How Gender Influences Education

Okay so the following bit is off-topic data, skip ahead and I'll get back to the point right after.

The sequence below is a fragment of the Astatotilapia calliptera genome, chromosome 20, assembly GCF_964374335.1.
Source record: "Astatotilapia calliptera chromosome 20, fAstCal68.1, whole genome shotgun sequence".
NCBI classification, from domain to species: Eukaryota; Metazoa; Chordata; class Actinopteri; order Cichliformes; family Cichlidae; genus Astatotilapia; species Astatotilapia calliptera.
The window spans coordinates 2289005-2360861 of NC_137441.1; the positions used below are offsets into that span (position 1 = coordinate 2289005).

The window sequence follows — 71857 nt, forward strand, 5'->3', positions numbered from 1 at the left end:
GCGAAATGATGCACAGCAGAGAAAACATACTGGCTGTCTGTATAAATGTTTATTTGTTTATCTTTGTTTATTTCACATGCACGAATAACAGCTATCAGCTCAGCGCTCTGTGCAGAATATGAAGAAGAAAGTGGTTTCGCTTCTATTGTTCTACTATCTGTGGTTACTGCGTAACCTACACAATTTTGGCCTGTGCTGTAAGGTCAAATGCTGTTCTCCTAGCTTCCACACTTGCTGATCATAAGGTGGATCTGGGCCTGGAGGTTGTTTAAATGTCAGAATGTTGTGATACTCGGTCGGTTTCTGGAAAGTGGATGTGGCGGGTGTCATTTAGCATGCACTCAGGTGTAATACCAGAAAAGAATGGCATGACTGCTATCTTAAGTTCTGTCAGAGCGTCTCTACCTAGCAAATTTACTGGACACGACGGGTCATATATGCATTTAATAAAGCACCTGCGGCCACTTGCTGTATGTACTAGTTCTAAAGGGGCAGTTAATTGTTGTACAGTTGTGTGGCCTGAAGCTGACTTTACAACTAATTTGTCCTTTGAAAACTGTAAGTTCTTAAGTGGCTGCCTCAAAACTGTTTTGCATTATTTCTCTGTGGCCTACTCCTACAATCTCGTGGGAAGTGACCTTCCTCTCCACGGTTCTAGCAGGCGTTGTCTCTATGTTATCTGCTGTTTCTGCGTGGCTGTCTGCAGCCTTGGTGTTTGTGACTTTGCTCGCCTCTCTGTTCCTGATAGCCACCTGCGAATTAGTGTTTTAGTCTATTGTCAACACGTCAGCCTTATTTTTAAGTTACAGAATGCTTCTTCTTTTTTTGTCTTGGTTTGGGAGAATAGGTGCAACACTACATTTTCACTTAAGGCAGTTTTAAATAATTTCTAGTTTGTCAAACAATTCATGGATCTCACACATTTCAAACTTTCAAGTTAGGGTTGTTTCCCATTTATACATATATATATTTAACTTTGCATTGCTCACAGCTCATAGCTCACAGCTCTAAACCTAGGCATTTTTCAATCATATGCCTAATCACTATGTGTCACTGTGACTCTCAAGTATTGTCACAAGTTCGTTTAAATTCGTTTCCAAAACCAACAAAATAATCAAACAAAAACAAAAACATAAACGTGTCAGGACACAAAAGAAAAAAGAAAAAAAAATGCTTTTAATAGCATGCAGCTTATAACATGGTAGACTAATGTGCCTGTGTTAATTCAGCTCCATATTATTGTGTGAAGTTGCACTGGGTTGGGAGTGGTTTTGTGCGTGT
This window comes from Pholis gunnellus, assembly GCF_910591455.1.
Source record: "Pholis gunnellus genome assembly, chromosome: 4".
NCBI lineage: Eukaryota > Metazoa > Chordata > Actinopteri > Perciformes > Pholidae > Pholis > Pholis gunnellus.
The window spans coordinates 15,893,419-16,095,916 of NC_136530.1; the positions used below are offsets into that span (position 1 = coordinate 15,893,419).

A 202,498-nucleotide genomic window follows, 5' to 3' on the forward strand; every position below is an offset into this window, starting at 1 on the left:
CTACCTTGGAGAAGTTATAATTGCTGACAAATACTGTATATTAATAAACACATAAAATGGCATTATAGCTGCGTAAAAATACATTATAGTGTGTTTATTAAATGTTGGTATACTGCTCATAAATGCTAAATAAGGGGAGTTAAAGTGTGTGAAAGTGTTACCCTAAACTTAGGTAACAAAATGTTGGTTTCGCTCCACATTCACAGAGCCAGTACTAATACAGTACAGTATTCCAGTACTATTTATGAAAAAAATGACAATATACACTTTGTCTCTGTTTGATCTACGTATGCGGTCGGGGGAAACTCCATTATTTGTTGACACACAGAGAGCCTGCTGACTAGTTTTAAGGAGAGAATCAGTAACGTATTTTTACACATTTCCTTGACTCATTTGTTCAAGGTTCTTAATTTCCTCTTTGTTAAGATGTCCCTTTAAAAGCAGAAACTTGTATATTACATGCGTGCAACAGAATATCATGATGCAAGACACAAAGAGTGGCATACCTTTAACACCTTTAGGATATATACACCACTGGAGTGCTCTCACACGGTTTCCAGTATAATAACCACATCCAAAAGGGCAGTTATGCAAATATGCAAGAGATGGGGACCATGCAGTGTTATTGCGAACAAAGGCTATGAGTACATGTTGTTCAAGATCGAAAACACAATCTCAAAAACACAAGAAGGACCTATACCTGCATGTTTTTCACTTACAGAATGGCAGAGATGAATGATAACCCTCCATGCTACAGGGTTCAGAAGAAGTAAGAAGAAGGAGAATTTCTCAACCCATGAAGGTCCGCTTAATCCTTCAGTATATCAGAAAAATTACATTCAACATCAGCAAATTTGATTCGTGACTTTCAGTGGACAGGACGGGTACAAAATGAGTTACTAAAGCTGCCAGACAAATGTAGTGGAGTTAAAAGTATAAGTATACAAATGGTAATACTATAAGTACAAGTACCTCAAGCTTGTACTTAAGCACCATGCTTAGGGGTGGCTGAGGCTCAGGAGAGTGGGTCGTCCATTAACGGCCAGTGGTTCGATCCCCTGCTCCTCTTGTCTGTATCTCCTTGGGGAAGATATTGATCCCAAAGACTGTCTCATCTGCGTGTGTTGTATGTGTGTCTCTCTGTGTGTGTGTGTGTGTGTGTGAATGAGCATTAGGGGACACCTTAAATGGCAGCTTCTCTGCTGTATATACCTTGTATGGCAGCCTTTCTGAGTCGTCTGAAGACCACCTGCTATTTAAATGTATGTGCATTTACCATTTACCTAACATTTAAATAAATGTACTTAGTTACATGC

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Outline and explain 2 ways in which gender influences education. (17) Overall girls tend to do better within education than boys. In 2013 72% of girls achieved a C grade or above at GCSE level where as only 63% of boys achieved a C grade or above. This could be due to a number of possible reasons. One of these reasons argued by sociologist Sharpe is that working class girls are more aspirational than the working class boys. Sharpe carried out interviews on working class girls in 1976 and again in 1994, in 1976 the girls’ aspirations were to find love, get married and have children. In 1994 the girls’ aspirations were to get a career of their own. Another reason could be due to the fact that girls have better communication and socialisation skills. From an early age girls are in the playground interacting with each other whilst the boys are off playing football. The change in the class structure could also be a factor. Lots of working class families have become more socially mobile and have instilled a set of norms and values into their daughters to be aspirational within education. Coursework is also said to be advantageous to girls as they are able to manage their time better in order to meet deadlines and are more conscientious. There are also a few reasons as to why boys don’t tend to do so well in education. One reason is the feminisation of education. Sewell argues that as primary schools are female dominated this puts boys off education as they see learning as being feminine. Another reason could be due to their poorer literacy skills. Parents tend to spend less time reading with their sons, and the mother is usually the reader which makes boys think that reading is feminine. Boys tend to form anti-school subcultures, which means they adopt the norms and values of traditional masculinity. Messing around helps their status within the group. Francis says that
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